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British-Iranian aid worker moved back to Iranian prison after 'torture' in hospital ward

Nazanin Zaghari-Ratcliffe says her arms and legs were tied to a bed during six-day stay in psychiatric ward
Zaghari-Ratcliffe with her daughter Gabriella on 23 August 2018 (AFP/Free Nazanin Campaign)

British-Iranian aid worker Nazanin Zaghari-Ratcliffe has been transferred back to an Iranian prison from a hospital psychiatric ward, her husband said in a statement.

Zaghari-Ratcliffe was sent back to Evin Prison in Tehran on Monday, according to a statement released by the "Free Nazanin" campaign group run by her husband, Richard Ratcliffe, and seen by Reuters news agency.

She had been moved to the psychiatric ward of Tehran's Imam Khomeini hospital on 15 July.

According to the statement, Zaghari-Ratcliffe was discharged from the hospital at her and the hospital doctor's request, after undergoing what she described as "proper torture".

Jailed British-Iranian charity worker moved to psychiatric ward
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"They did all they could to me – handcuffs, ankle cuffs, in a private room 2x3m, with thick curtains, and the door closed all the time. I wasn't allowed to leave the room, as I was chained to the bed. It was proper torture," the campaign's Facebook page quoted Zaghari-Ratcliffe as saying. 

Zaghari-Ratcliffe was told she had been admitted to hospital for a 10-day period of assessment, Reuters reported.

"It was tough, and I was struggling. But I am glad I survived. The original order was for 10 days. I managed to survive for six. I think it was an achievement," she continued in the statement.

Zaghari-Ratcliffe, a project manager with the Thomson Reuters Foundation, was arrested in April 2016 at a Tehran airport as she headed back to Britain with her daughter after a family visit.

She was sentenced to five years in jail after being convicted of plotting to overthrow Iran's clerical establishment, a charge denied by her family and the Foundation, a charity organisation that operates independently of Thomson Reuters and Reuters news agency.

When asked about Zaghari-Ratcliffe's case on Monday, British Foreign Minister Jeremy Hunt called her transfer back to prison "extremely shocking".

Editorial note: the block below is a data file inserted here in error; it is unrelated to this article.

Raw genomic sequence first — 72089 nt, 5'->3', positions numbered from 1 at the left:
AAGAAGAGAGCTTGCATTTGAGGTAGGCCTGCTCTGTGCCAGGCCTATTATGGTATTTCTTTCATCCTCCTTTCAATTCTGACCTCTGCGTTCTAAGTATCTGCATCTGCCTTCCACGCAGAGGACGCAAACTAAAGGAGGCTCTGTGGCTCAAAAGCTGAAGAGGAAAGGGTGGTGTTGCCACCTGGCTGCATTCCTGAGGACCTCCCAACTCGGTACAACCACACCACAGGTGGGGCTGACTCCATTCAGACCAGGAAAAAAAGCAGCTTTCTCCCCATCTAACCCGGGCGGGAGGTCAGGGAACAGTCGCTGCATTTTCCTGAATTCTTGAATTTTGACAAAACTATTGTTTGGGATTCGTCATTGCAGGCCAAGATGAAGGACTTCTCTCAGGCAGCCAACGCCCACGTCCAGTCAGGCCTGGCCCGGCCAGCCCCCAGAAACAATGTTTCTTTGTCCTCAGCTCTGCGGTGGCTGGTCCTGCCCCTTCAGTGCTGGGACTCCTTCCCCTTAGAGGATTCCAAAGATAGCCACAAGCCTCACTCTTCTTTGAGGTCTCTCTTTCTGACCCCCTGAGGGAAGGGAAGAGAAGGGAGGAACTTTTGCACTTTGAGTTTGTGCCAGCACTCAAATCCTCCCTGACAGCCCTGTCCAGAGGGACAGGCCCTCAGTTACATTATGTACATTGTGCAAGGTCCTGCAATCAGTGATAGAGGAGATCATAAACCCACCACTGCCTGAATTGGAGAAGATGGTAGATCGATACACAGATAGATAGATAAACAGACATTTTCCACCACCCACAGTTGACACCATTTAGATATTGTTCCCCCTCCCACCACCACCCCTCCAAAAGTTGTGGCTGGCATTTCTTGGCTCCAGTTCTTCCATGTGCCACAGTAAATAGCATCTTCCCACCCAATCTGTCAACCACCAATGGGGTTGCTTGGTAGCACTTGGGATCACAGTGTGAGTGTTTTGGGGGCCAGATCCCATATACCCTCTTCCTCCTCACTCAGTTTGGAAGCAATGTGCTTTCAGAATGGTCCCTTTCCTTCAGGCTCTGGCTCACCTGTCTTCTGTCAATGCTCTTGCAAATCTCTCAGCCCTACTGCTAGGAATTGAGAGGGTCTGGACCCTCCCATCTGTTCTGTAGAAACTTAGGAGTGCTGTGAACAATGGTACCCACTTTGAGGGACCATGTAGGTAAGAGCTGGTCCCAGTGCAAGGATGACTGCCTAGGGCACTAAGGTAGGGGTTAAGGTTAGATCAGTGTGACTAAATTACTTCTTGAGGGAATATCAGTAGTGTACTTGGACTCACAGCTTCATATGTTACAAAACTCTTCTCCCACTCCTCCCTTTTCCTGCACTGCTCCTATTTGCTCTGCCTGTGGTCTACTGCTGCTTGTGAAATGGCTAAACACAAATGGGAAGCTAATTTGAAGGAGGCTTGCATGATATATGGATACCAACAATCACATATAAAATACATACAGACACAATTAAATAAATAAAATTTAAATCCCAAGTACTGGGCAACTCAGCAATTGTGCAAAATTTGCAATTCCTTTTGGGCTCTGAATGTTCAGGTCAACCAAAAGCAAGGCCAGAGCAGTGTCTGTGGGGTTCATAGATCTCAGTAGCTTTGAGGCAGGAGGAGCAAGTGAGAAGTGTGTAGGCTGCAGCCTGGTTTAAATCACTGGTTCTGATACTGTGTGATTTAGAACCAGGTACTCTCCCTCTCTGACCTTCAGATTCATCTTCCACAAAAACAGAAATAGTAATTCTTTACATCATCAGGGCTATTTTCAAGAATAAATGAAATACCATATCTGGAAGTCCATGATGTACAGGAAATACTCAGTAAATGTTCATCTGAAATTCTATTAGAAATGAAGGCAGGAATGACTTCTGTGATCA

"We hoped and I think she probably hoped that it might be good news that she was being transferred to hospital for help with some of her medical conditions, but it now looks like that wasn't the case," Hunt said in parliament on Monday. 

The foreign minister added that Zaghari-Ratcliffe's imprisonment is a recurring topic in conversations with his Iranian counterpart Mohammad Javad Zarif.

"Every time I talk to the Iranian foreign minister Zarif, I bring up Nazanin's case," Hunt said. 

Hunt also highlighted the importance of not linking Zaghari-Ratcliffe's case to rising tensions between the British and Iranian governments, which escalated over the weekend after Iranian forces seized a British-flagged tanker in the Strait of Hormuz.

In March, Britian's Foreign Ministry announced plans to give Zaghari-Ratcliffe diplomatic protection in an attempt to put pressure on Iran to release her.

But Iran's ambassador in London, Hamid Baeidinejad, said Iran would not recognise such protection since Zaghari-Ratcliffe is an Iranian citizen.

"As UK Govt is acutely aware, Iran does not recognize dual nationality. Irrespective of UK residency, Ms Zaghari thus remains Iranian," Baeidinejad tweeted.

In January, Zaghari-Ratcliffe went on hunger strike for several days in protest at her treatment in jail.

That same month, The Guardian reported that she had been denied medical attention for lumps in her breasts, as well as neck pains and numbness in her arms and legs, despite being referred by the prison doctor for specialist treatment for both.